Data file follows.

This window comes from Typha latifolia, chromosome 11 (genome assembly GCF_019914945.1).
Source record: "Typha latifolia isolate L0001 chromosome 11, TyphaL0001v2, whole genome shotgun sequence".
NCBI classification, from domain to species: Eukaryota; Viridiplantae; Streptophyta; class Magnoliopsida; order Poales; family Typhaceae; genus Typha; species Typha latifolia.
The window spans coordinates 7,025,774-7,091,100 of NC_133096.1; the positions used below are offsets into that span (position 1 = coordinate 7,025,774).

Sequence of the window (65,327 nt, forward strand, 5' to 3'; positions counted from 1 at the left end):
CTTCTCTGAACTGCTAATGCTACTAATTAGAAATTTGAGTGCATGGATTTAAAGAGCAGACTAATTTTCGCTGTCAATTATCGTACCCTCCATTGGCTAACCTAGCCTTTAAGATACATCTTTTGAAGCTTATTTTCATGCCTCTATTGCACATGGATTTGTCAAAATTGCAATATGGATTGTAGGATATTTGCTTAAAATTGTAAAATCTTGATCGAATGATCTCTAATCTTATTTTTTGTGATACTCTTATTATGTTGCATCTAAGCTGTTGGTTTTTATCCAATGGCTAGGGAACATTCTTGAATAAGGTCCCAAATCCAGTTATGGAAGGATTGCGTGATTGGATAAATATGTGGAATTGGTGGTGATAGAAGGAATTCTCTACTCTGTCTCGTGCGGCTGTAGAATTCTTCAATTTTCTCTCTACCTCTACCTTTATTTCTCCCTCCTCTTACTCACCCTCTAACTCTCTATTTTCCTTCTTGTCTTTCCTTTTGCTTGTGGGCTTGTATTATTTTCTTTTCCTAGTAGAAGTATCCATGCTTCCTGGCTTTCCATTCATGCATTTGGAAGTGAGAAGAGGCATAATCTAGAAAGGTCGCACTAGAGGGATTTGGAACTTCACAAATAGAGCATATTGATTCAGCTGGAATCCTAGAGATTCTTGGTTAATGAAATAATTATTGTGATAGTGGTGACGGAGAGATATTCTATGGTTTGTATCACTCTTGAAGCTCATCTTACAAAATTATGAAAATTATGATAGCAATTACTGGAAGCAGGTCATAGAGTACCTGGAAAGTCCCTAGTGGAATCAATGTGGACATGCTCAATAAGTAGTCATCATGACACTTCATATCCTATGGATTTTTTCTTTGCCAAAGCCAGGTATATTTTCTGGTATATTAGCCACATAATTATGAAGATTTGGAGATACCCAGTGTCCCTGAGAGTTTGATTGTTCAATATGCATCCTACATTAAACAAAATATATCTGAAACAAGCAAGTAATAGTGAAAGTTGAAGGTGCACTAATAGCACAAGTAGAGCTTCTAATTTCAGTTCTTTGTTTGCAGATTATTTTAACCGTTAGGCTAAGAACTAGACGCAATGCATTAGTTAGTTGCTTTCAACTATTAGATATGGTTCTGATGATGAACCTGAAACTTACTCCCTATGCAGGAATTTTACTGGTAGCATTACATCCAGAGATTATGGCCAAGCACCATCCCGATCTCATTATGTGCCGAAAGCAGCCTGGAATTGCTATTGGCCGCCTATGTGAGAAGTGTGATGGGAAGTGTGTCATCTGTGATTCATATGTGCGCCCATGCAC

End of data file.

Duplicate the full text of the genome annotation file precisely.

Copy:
This window comes from Typha latifolia, chromosome 11 (genome assembly GCF_019914945.1).
Source record: "Typha latifolia isolate L0001 chromosome 11, TyphaL0001v2, whole genome shotgun sequence".
NCBI classification, from domain to species: Eukaryota; Viridiplantae; Streptophyta; class Magnoliopsida; order Poales; family Typhaceae; genus Typha; species Typha latifolia.
The window spans coordinates 7,025,774-7,091,100 of NC_133096.1; the positions used below are offsets into that span (position 1 = coordinate 7,025,774).

Sequence of the window (65,327 nt, forward strand, 5' to 3'; positions counted from 1 at the left end):
CTTCTCTGAACTGCTAATGCTACTAATTAGAAATTTGAGTGCATGGATTTAAAGAGCAGACTAATTTTCGCTGTCAATTATCGTACCCTCCATTGGCTAACCTAGCCTTTAAGATACATCTTTTGAAGCTTATTTTCATGCCTCTATTGCACATGGATTTGTCAAAATTGCAATATGGATTGTAGGATATTTGCTTAAAATTGTAAAATCTTGATCGAATGATCTCTAATCTTATTTTTTGTGATACTCTTATTATGTTGCATCTAAGCTGTTGGTTTTTATCCAATGGCTAGGGAACATTCTTGAATAAGGTCCCAAATCCAGTTATGGAAGGATTGCGTGATTGGATAAATATGTGGAATTGGTGGTGATAGAAGGAATTCTCTACTCTGTCTCGTGCGGCTGTAGAATTCTTCAATTTTCTCTCTACCTCTACCTTTATTTCTCCCTCCTCTTACTCACCCTCTAACTCTCTATTTTCCTTCTTGTCTTTCCTTTTGCTTGTGGGCTTGTATTATTTTCTTTTCCTAGTAGAAGTATCCATGCTTCCTGGCTTTCCATTCATGCATTTGGAAGTGAGAAGAGGCATAATCTAGAAAGGTCGCACTAGAGGGATTTGGAACTTCACAAATAGAGCATATTGATTCAGCTGGAATCCTAGAGATTCTTGGTTAATGAAATAATTATTGTGATAGTGGTGACGGAGAGATATTCTATGGTTTGTATCACTCTTGAAGCTCATCTTACAAAATTATGAAAATTATGATAGCAATTACTGGAAGCAGGTCATAGAGTACCTGGAAAGTCCCTAGTGGAATCAATGTGGACATGCTCAATAAGTAGTCATCATGACACTTCATATCCTATGGATTTTTTCTTTGCCAAAGCCAGGTATATTTTCTGGTATATTAGCCACATAATTATGAAGATTTGGAGATACCCAGTGTCCCTGAGAGTTTGATTGTTCAATATGCATCCTACATTAAACAAAATATATCTGAAACAAGCAAGTAATAGTGAAAGTTGAAGGTGCACTAATAGCACAAGTAGAGCTTCTAATTTCAGTTCTTTGTTTGCAGATTATTTTAACCGTTAGGCTAAGAACTAGACGCAATGCATTAGTTAGTTGCTTTCAACTATTAGATATGGTTCTGATGATGAACCTGAAACTTACTCCCTATGCAGGAATTTTACTGGTAGCATTACATCCAGAGATTATGGCCAAGCACCATCCCGATCTCATTATGTGCCGAAAGCAGCCTGGAATTGCTATTGGCCGCCTATGTGAGAAGTGTGATGGGAAGTGTGTCATCTGTGATTCATATGTGCGCCCATGCAC